outrage | 

Irish traveller says riot police storming camp in Milton Keynes is ‘act of racism’

Martin Ward protested a new anti-trespass law at Glastonbury last month

Martin Ward

Sunday World

Irish traveller Martin Ward has said that riot police storming a traveller camp in Milton Keynes is an act of racism.

Riot police descended on the encampment in Milton Keynes on Monday, just weeks after a new trespass law came into force.

Under new powers introduced by Pritti Patel, thousands of people from Traveller communities living in the UK could face penalties for parking their caravans on roadsides and “unauthorised camps” overnight if they cause “significant harm, disruption or distress.”

They can be fined up to £2,500 with police doling out jail sentences of three months for non-compliance after the bill came into force earlier this month.

While the Home Office say that they expect enforcement action will not be based on race or ethnicity, the Traveller community have expressed that they do not feel the same way.

Riot police, armed with batons, stormed the camp at Oakgrove School in Milton Keynes on Monday.

The school closed their doors to pupils on Tuesday, citing “unforeseen circumstances.”

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Two men were arrested during the three-hour raid which began when police closed off a nearby road at approximately 4 pm.

Moments after police arrived on the scene, tow trucks also arrived.

It has been reported that there were two cars and two caravans impounded by the police.

However, it was reported that there was “little trouble” at the scene and most of the group moved their caravans.

“To see travellers get treated in the way they did, women and children crying men getting arrested and children saying ‘mommy they are taking our home away,” Martin told sundayworld.com.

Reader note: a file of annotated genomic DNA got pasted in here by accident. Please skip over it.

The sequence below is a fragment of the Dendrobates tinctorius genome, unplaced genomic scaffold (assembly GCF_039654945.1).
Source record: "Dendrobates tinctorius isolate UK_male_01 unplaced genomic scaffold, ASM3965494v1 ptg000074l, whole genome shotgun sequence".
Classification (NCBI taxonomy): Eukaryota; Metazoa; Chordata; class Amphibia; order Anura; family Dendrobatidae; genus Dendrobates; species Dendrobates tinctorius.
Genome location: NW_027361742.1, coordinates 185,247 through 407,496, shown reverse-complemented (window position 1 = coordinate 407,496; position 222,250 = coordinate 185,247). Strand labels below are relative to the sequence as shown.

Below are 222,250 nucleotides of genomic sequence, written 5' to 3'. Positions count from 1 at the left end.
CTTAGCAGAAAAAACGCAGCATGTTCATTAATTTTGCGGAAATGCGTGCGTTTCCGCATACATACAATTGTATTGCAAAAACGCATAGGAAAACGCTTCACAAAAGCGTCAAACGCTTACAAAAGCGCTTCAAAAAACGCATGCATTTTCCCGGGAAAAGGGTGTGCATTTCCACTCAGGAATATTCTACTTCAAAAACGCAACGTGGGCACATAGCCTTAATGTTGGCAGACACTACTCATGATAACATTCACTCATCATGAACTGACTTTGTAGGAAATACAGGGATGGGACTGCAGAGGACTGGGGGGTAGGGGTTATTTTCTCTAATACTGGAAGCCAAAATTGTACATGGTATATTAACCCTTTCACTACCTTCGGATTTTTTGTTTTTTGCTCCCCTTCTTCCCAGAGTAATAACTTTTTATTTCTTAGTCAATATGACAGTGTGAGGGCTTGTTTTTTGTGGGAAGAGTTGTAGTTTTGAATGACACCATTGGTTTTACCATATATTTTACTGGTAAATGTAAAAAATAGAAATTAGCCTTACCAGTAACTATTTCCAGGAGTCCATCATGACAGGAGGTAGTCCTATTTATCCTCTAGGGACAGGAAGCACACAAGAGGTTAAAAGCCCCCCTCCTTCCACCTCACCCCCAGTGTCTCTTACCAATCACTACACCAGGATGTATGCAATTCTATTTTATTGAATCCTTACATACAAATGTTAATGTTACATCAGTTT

“I am absolutely outraged and disgusted by the way the travellers were treated by Thames Valley Police force.”

“I think Thames valley police should be ashamed of themselves for using this inhuman law against travellers I would just like them to know they are not going to get away with this.”

“This is now the time every Gypsy and traveller needs to come together and be united and tackle this law head-on until we spread the word we are not having it what this is an act of racism against the Gypsy and travelling community.”

In a statement, a spokesperson for Thames Valley Police said: "A notice to leave the site was issued to those in the encampment at 8.30 am on Monday morning, utilising the Criminal Justice and Public Order Act 1994, as amended by recent legislation.

"However, this was not complied with, so officers entered the site to seize vehicles and where necessary arrest anyone suspected of failing to comply with the requirement to leave."

Martin, who is also from Milton Keynes, attended Glastonbury in June with Traveller Pride to protest the new law.

Speaking to sundayworld.com from Glastonbury he said of the new legislation: “I believe they're basically stripping us of our human rights and trying to take away what we've done for hundreds and thousands of years across this nation and this country.”

“I don't think it's fair for the gypsies and travellers to be treated in such a way,” he said.

“It's not like we've been here for five years or 10 years. We've been here for decades. Our ancestors fought in the war for this country. We've got family and first cousins now from Leicester and Dublin and they're in the army over here, fighting for this country.”


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